Honda Civic (2011 - 2017)
Right on time
It is a tried and tested method: ask your customers for their opinion and use that to improve the product. Honda took things one step further and interviewed the people who did not choose the Civic.
This led to the conclusion that the previous Civic had too much character. The gutsy design was admired, but most people felt it was only right for trendsetters and fashion freaks rather than John Smith and Joe Public. For example, the glass panel between the headlights and the UFO-like dashboard were just too much for the average car buyer.
The new Civic still has plenty of personality left, but it doesn't shout about it. In other words: the unique character remains, but the car has matured. At the same time build quality has made a huge leap forward; the Civic feels more solid and durable than ever before.
The dashboard is still shaped around the driver, just like the cockpit of an airplane. When starting the engine there's no circus of flashing lights and animating displays anymore. In this way the presentation is still special, but less overwhelming.
What's left is an unusual use of space. The fuel tank is placed under the front seats, meaning they cannot be adjusted in height quite as much as one would prefer. Despite the coupé-like layout, the driver isn't submerged in the many displays but instead looks down on them. Head and legroom in the front are fine, yet it does take some time to find an ideal driving position.
The space in the rear is downright poor. Still, the special location of the fuel tank has a good reason: the back seat cannot just be folded down, like in regular cars. The Civic seats can also be folded upwards ("Magic Seats") and then there's enough space to transport taller loads than any competitor! For example, a mountain bike snugly fits upright behind the front seats! The boot measures 477 litres and that's also a record value for a car like this.
The Civic is available with two petrol engines and one diesel. These are basically the same engines as before, although they have been modernised. All power trains are more powerful and more frugal than before. Just as important: the aerodynamics of the bodywork have been improved, which lowers both noise levels and emissions. The diesel engine benefits most: it is 20% more fuel efficient than before.
The diesel engine doesn't produce a traditional noise, but rather emits a metal-like sound. At low revs the "Civic 2.2" is a calm and frugal car. An average fuel consumption of 5 litres per 100 km can be easily achieved. Shift down, rev the engine just a bit and this company car shoots off!
The 1.8 litre petrol engine has the same characteristics. The gearbox ratios have been chosen so that engine speed is always low, making the Civic a quiet, comfortable car. Only when shifting down a notch, does the 1.8 litre four-cylinder come alive making the Civic perform very well. The optional automatic gearbox does its job, no more no less.
Only the 1.4 litre petrol engine is a disappointment. It merely sufficed in the previous Civic, but isn't strong enough to power the new generation. When climbing a hill, the driver has to change from sixth to fourth (!) gear just to keep a steady pace of 60 mph.
Although the 1.4 litre engine is quiet, it is restless. 120 km/h means 3,500 revolutions per minute and that is tiresome on long distances. This is why the driver feels like being punished continuously for buying the base model. In short: do save up for the Civic 1.8 if possible.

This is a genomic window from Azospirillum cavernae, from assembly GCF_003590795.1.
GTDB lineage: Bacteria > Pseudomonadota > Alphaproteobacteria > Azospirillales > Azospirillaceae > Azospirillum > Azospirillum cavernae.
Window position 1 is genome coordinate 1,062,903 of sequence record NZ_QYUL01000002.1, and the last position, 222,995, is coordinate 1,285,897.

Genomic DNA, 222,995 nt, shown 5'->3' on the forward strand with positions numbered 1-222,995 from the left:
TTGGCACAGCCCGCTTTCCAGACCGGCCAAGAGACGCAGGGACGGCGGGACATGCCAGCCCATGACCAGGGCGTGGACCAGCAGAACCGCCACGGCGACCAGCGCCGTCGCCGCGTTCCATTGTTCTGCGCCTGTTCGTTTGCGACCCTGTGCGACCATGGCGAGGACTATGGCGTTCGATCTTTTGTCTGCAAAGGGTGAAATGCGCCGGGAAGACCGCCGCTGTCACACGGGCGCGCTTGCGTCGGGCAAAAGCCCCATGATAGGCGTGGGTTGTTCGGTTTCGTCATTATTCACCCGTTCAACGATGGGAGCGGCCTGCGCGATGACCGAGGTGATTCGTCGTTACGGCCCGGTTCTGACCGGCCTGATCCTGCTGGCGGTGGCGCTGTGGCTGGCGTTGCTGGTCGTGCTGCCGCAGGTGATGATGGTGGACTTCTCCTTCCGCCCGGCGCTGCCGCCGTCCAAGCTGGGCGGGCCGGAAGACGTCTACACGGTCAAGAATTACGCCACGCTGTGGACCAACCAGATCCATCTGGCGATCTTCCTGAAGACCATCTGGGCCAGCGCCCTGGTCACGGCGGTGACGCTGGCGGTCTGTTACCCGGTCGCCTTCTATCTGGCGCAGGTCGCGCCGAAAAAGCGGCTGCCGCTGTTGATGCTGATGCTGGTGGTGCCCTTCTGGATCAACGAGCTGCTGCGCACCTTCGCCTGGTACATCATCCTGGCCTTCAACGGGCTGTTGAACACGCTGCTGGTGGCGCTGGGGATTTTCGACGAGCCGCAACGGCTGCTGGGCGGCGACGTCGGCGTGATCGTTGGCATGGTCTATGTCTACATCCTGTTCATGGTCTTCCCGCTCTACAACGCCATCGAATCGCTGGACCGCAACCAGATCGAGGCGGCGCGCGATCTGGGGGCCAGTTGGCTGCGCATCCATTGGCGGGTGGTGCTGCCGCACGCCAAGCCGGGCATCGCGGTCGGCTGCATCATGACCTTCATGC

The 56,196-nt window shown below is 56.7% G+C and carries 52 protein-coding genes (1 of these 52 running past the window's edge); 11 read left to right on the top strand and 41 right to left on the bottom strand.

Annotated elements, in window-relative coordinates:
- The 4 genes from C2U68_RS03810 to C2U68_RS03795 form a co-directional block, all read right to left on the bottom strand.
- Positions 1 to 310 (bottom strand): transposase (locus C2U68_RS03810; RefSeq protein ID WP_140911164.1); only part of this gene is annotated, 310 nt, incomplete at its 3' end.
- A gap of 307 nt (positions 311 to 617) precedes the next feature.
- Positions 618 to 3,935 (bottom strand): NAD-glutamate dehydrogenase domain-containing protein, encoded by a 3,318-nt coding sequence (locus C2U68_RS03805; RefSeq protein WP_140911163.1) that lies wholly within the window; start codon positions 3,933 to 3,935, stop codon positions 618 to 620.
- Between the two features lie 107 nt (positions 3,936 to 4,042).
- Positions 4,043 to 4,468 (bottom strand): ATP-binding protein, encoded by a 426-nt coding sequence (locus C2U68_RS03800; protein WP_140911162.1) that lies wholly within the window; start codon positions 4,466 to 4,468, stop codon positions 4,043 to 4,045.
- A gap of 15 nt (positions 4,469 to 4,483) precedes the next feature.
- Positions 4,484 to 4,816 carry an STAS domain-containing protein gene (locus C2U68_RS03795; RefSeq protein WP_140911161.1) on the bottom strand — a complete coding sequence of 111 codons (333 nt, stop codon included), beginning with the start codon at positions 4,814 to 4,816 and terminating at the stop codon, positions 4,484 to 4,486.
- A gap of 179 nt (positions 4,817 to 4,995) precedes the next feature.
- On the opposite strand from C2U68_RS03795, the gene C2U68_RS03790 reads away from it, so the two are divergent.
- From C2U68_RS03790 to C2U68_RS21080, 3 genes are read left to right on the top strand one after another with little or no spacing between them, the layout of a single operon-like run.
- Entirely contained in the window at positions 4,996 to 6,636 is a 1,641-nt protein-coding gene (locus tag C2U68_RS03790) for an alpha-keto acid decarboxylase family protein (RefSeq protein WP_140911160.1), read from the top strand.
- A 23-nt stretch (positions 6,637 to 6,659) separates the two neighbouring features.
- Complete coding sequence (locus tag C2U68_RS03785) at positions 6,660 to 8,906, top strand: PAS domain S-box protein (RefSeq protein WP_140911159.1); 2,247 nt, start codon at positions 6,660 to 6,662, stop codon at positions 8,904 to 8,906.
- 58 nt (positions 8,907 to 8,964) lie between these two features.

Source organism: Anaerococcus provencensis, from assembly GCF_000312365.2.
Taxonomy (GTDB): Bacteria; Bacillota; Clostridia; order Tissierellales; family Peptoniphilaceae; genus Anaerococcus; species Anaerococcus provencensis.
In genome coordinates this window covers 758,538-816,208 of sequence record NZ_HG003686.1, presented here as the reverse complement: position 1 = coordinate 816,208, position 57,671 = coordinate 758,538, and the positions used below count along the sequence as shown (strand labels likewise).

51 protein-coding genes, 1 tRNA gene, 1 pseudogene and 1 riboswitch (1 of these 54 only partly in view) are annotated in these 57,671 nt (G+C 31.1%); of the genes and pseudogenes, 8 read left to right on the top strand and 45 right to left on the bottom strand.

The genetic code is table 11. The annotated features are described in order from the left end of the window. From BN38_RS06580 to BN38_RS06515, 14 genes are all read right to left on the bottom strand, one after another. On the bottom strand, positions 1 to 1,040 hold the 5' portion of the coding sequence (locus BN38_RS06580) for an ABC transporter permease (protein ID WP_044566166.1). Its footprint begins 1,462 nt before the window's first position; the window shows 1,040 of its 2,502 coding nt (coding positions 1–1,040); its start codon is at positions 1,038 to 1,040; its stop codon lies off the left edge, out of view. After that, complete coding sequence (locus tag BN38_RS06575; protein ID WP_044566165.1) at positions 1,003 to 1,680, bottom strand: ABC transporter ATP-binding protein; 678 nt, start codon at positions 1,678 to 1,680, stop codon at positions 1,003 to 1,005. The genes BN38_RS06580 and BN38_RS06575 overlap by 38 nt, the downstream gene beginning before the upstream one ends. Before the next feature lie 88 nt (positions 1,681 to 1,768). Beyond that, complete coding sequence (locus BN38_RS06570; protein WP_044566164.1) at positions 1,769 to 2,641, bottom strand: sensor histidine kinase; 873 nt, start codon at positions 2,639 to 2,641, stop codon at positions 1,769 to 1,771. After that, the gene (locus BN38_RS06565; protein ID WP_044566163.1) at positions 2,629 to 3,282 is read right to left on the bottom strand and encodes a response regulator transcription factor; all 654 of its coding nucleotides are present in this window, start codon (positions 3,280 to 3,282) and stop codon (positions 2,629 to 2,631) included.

Poor performance also means "poor" thirst. Despite a more than sporty driving style and a highly demanding route, fuel consumption was still limited to 6.5 litres per 100 km (43 mpg).
No matter what engine, every Civic is always fitted with an "eco" button. This makes the engine management switch to a more efficient programme, at the expense of performance. The climate control also uses less energy by less precisely maintaining the set temperature.
The driver is encouraged to save fuel in two ways. The backlight of the speedometer is green when driving economically and turns blue when speeding. When driving economically for a long time, a tree root is displayed on which branches and leaves start to grow. After "harvesting" a sufficient number of trees, a trophy is displayed. This isn't belittling at all. Instead it is an original way to promote saving fuel.
Conservative car buyers didn't choose the Civic because of its daring looks. Existing buyers express they are likely to buy another Civic because of its sublime handling. Roadholding only improved for this next generation! Suspension is now even stronger than that of the most sporty Civic of the previous generation.
The new Civic feels a bit less playful and offers a bit more comfort on bad road surfaces. Yet it manages to reach even higher cornering-speeds with more ease. The feeling in the steering wheel has also been improved, positioning the Civic amongst the best drivers' cars in its class again.
The new generation of the Honda Civic is less extravagant than its predecessor. Despite that, all unique selling points are still there. The cockpit-like layout of the dashboard still gives the privileged feeling of driving a special car. Thanks to the clever layout of the cabin, room in the front and the boot is excellent. Do note that the space on the back seat was sacrificed to do so.
The 1.8 litre petrol engine and the 2.2 litre diesel both perform very well, while still being economic. The 1.4 litre engine offers poor performance and simply lacks the "oomph" to power a car like this.
Handling remains the strongest point of the Honda Civic. While the new model offers more comfort, roadholding is even better than before. Comfort has also been improved by means of the rich, modern electronics. In short: the Honda Civic is no longer ahead of its time, yet it is more in time than ever before.